In 1959 the breakthrough that they had been waiting for came finally. Music-director Madan Mohan spotted Sonik for the tal­ented man that he was and took him on as an arranger. And how well Sonik did his work was shown by the fact that other music-directors of the caliber of S. D. Burman, Roshan and Bipin Babul took him on as their ar­ranger too. It was also about this time that Omi landed his first job with music-director Roshan as assistant.

“From all these greats” both spoke in unison, “we have learn­ed the finer points of music.” Do they always speak together? Yes. Because their lives have been as one. “It is the same soul but different bodies”, Omi replied. Omi assisted Roshan in such movies as “Taj Mahal”, “Barsaat Ki Raat”, “Aarti” and right up to “Dil Hi To Hai”.

In 1965 came the real chance when G. L. Rawal, without a word, handed over to Omi a cheque for Rs. 1001/- and two stanzas of a song (called muk­ras) and said, “you are signed for my next movie. This was the break both of them had been waiting for and they knew they had to give of their best. “We recorded eight songs and then the movie was started, Omi said. “Dil Na Phir Yaad Kiya” was the movie which launched them finally on their career as music-directors. The music was the only thing noteworthy in the movie and everybody and everything else was pushed into the back­ground. But all that happened was that there was another period of no work. Jealousy. Why? Omi said, briefly. “Everyone was against us because we had come out of nowhere and we were looked down upon as interlopers.”

The offers that came were mostly for stunt movies. “We refused most of them”, Sonik said. But how long could they wait? Fin­ally they gave music for “Aabroo”, “Beti”, “Truck Driver”, “Mr. Murder”, “Mujrim” and “Mahua”. Nearly all these went unnoticed and they seemed destined to lead the lives of second grade music-directors.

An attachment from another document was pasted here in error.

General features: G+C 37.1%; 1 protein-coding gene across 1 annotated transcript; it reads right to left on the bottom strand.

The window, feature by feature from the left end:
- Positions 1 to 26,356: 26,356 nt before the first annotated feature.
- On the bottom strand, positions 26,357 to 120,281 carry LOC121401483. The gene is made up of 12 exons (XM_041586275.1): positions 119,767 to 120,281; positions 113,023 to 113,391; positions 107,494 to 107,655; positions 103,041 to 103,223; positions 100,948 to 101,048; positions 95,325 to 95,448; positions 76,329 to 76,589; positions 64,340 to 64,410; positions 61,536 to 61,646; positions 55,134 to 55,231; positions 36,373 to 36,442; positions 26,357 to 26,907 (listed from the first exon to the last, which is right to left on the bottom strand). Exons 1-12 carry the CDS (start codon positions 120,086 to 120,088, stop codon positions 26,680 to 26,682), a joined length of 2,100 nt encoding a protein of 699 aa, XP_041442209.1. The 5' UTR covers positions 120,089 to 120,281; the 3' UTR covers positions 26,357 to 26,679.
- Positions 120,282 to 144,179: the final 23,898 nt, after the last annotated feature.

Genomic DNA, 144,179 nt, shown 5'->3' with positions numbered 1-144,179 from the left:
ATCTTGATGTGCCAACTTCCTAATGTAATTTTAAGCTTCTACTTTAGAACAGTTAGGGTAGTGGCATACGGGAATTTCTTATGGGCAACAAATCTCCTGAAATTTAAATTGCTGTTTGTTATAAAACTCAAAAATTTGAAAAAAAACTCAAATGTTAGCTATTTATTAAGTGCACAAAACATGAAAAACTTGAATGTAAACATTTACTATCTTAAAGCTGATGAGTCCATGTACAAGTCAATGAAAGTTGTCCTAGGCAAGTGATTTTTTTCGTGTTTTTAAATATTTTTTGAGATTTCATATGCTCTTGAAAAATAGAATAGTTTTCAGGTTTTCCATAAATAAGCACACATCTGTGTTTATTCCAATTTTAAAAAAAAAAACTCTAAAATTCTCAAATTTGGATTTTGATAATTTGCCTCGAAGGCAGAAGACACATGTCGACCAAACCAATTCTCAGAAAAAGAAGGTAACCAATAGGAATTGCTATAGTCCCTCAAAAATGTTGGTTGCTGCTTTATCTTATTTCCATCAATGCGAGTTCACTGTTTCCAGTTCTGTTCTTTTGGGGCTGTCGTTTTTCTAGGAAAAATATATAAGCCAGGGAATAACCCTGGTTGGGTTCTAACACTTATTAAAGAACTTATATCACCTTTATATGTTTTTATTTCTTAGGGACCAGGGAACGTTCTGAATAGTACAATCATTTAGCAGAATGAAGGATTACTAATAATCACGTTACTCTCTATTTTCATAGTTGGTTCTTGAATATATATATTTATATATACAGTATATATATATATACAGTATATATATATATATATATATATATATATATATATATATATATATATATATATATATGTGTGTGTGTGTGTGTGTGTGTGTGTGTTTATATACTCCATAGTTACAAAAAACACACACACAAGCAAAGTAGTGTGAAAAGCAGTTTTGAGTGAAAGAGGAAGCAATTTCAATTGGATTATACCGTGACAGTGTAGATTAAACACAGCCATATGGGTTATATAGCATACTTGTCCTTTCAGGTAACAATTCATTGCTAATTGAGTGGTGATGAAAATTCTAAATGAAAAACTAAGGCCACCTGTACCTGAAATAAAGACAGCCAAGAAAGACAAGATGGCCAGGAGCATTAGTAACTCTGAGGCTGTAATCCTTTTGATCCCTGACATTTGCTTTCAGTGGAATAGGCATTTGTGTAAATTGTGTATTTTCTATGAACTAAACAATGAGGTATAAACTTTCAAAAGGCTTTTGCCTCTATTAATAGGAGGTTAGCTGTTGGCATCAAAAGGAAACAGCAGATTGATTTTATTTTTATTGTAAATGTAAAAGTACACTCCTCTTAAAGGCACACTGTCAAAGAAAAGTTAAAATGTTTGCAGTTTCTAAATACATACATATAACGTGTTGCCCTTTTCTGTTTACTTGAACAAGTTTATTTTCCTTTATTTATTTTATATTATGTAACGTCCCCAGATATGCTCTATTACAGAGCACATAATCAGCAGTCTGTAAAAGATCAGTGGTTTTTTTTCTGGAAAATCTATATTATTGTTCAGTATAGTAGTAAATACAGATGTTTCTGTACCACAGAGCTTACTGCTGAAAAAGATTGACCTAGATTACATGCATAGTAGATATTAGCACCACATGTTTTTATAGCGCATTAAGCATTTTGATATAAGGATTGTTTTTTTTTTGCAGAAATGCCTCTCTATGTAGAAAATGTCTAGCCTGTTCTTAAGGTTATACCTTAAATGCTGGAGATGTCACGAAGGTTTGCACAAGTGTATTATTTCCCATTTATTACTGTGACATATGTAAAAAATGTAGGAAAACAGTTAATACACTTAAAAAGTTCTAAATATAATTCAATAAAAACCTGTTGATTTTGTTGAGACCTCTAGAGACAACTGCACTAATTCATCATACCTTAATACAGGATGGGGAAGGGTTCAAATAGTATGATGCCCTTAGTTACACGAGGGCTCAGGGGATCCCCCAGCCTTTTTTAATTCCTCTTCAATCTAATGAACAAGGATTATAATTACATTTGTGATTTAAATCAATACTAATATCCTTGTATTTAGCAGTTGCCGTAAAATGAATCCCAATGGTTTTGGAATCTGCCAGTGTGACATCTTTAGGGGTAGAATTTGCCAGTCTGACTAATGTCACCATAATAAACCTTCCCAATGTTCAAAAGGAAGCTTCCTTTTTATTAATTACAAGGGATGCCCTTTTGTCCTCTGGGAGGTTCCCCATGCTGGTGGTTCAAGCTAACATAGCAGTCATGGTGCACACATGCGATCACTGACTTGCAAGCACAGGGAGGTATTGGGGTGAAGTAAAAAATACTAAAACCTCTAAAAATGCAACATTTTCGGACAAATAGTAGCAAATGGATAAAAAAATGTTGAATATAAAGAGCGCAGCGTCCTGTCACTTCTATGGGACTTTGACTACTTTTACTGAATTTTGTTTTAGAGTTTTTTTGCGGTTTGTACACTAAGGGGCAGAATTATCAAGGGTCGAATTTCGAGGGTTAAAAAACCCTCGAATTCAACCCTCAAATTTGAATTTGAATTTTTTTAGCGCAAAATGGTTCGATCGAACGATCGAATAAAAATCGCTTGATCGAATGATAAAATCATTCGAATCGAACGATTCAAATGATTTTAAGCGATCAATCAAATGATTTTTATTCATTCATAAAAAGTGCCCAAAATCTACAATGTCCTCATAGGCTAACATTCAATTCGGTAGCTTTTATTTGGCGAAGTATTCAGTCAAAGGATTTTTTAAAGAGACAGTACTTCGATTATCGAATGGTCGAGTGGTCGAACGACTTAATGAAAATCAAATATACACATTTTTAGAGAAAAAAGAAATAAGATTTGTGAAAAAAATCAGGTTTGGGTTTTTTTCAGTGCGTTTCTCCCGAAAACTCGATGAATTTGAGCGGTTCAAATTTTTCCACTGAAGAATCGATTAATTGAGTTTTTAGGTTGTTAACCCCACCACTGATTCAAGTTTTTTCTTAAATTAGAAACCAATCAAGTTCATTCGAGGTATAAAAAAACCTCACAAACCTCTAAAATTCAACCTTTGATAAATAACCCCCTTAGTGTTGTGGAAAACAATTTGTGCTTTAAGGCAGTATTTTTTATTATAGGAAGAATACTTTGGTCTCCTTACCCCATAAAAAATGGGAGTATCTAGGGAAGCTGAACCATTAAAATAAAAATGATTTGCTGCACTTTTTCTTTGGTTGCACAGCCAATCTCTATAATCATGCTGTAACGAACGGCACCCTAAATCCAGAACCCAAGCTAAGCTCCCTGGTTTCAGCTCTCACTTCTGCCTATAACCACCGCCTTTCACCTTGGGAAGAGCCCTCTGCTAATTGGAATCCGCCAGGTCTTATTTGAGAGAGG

But fortune smiled again. Mohan Segal’s “Sawan Bhadon” came their way and it was such a smashing success that they were made. They were on top of the world. Producers finally realized the true measure of their tal­ent, and capacity for hard work.

“We are simple music-directors”, both say, “and our compositions come out from the depth of our hearts because we have suffered such a lot”.

Both are great admirers of the immortal Kundan Lal Saigal. His songs are evergreen even today and I doubt we will ever hear another like him,” Omi says. What music do they specialize in? Light classical, of the type of “Kanah Re Kanah” which they composed for “Truck Driver”. But both are ready to change as public taste demands as they did in the “tamasha” songs of “Sa­wan Bhadon”.

Sonik-Omi have both broken away from the C.M.D.A. “We have sweated for years. We have given blood and tears to make this career. Why should we not enjoy the fruits of that long struggle?” both say.

Today they have more than a dozen movies on hand. S. D. Na­rang’s Production No. 10, Mohalla Films “Adarsh”, B. S. Ranga’s “Sabash Ganga Ram”, Mantralaya Movies “Jeevan Dhan”, Bharat Pictures’ next, Rammana’s next, Atma Ram’s new film, and Kunal Chitra’s two forthcoming movies.

What one notices about this duo is that all those years of bitter struggle when even near star­vation was not unknown, has not left a scar in their hearts. They are happy and contented and have the confidence that long years of fine work lie ahead for them. (Interview conducted by Star & Style in 1971).